Wallace Roney strives to expand the terrain of straight-ahead jazz on this fairly experimental release. In addition to his solid trumpet playing, pianist Geri Allen’s creative fingerprints are all over the session, spanning from acoustic to Rhodes and synthesizers. Keyboardist Adam Holzman augments the atmospherics with Wurlitzer, organ, and synths on many of the tracks. In the rhythm section are bassist Buster Williams and drummer Lenny White, both of whom, with Geri Allen, comprise two-thirds of the current Buster Williams Quartet. Saxophonists Steve Hall and Antoine Roney complete the acoustic lineup, and Val "Gelder" Jeanty spices up four cuts with sample programming.
There’s a strong improvisational rapport on these tracks, all of which are by Roney except the straight-ahead ballad "Christina," by Buster Williams. But Roney’s forays into electronica, most evidently on the opening title track, don’t add up to much. Voiceover samples from civil rights figures (and Deepak Chopra[?!]) are laced through this and "Straight No Nothing," but they come across more as sonic filler than substantial content. Aside from "NeuBeings," which paints a compelling picture over the course of its 10 minutes, much of the rest of the album sounds like a pastiche of Miles Davis references. It starts with "Homage & Acknowledgement," a fairly interesting superimposition of "Filles De Kilimanjaro" over the bass line of "A Love Supreme." But "Metropolis" almost literally could have been on Nefertiti or The Sorceror, "Cygroove" on Bitches Brew. The closing 3/4 ballad "Midnight Blue" is good, and rather more original. But after the monotony of "He Who Knows" and "Virtual Chocolate Cherry," it’s not enough to make the album a surefire winner.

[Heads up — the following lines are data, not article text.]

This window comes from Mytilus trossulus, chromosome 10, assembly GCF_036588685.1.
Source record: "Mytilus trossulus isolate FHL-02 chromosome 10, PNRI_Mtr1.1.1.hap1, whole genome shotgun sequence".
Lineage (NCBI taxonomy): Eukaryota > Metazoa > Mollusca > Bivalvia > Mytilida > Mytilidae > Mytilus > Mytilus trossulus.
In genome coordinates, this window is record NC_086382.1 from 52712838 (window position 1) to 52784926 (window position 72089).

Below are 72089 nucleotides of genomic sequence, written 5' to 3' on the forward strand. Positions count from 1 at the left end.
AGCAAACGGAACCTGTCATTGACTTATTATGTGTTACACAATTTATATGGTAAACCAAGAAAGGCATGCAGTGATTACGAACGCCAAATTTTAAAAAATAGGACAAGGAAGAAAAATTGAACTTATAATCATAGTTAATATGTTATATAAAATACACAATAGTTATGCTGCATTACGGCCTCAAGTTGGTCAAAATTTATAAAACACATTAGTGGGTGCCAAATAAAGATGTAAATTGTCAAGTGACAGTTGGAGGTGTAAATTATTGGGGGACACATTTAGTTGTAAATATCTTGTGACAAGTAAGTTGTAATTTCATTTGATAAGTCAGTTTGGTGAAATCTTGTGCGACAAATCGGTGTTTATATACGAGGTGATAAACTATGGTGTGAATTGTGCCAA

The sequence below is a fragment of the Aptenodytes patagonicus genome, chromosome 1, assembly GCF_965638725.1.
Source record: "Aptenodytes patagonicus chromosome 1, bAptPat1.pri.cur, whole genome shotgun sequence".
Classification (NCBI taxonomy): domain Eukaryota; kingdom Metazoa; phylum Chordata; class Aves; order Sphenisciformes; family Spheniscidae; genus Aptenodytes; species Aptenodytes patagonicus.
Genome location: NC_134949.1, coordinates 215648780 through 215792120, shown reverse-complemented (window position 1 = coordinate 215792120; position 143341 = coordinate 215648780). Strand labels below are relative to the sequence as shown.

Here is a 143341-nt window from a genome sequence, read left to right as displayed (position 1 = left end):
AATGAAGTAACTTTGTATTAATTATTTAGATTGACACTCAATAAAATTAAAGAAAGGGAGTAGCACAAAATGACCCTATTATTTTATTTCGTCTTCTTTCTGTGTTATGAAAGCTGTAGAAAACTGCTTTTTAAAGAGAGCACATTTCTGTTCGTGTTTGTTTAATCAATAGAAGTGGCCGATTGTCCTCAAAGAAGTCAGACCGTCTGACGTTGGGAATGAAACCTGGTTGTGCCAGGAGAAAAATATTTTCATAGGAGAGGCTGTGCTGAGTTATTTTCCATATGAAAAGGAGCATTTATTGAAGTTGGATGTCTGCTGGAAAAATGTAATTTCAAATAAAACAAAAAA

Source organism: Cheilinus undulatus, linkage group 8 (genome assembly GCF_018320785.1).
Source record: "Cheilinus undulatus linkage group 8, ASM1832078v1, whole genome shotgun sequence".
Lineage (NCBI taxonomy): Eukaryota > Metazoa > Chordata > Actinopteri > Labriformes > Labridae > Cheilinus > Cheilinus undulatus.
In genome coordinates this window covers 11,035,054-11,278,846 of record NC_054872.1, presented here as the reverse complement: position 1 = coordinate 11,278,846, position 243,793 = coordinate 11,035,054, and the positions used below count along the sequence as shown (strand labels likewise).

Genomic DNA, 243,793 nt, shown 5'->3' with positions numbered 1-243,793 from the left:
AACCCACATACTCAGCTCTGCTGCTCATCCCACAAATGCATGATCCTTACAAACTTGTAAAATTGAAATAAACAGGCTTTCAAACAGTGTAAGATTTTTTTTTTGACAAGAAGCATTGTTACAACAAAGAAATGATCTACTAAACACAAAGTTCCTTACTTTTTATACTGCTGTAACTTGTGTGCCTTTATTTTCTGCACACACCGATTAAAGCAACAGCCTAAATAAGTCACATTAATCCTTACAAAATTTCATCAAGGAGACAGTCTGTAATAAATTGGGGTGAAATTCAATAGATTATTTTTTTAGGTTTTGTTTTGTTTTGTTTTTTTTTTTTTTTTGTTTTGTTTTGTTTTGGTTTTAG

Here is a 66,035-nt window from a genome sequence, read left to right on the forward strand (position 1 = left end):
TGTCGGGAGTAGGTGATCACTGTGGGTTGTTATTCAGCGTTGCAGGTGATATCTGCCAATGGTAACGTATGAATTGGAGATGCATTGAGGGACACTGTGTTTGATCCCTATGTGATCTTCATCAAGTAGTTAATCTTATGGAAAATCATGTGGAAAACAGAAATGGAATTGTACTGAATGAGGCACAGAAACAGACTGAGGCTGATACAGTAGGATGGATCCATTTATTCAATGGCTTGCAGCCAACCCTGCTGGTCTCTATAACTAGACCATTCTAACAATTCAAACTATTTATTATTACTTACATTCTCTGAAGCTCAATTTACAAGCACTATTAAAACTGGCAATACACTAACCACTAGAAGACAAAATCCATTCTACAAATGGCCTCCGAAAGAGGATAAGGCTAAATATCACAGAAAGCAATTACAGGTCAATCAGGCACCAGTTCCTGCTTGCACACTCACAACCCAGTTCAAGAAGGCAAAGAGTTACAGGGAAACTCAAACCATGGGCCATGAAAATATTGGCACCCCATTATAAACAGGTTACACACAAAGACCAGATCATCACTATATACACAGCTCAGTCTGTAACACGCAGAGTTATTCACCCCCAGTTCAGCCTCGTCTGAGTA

Despite his considerable chops and his superb band, Roney still can’t escape his tendency toward Miles mimicry, and this stunts the creative thrust of the album overall.
Track Listing: 1. No Room for Argument 2. Homage & Acknowledgement (Love Supreme/Filles De Kilimanjaro 3. Straight No Nothing 4. Metropolis 5. Christina 6. NeuBeings 7. Cygroove 8. He Who Knows 9. Virtual Chocolate Cherry 10. Midnight Blue
Personnel: Wallace Roney, trumpet; Steve Hall, tenor and soprano saxophone and bass clarinet (2, 3, 4, 6, 7, 9); Antoine Roney, tenor and soprano saxophone and bass clarinet (2, 5, 6, 8, 10); Geri Allen, piano, Fender Rhodes, synthesizer; Adam Holzman, Wurlitzer, organ, mini-moog, synthesizers; Buster Williams, bass; Lenny White, drums; Val "Gelder" Jeanty, sample programmer (1, 2, 3), additional drums track 1
I love jazz because it's sophisticated, international, atmospheric yet free, cool and warm.
I was first exposed to jazz through the sultry voice and flawless swing of my mother.
I met Mark Murphy, David Linx, Kurt Elling, and Youn Sun Nah.
The best show I ever attended was Youn Sun Nah in Paris.
The first jazz record I bought was Native Dancer by Wayne Shorter and Milton Nascimento
My advice to new listeners: open your mind and your ears, forget about structure, feel the textures.
Go see live music and keep buying CDs!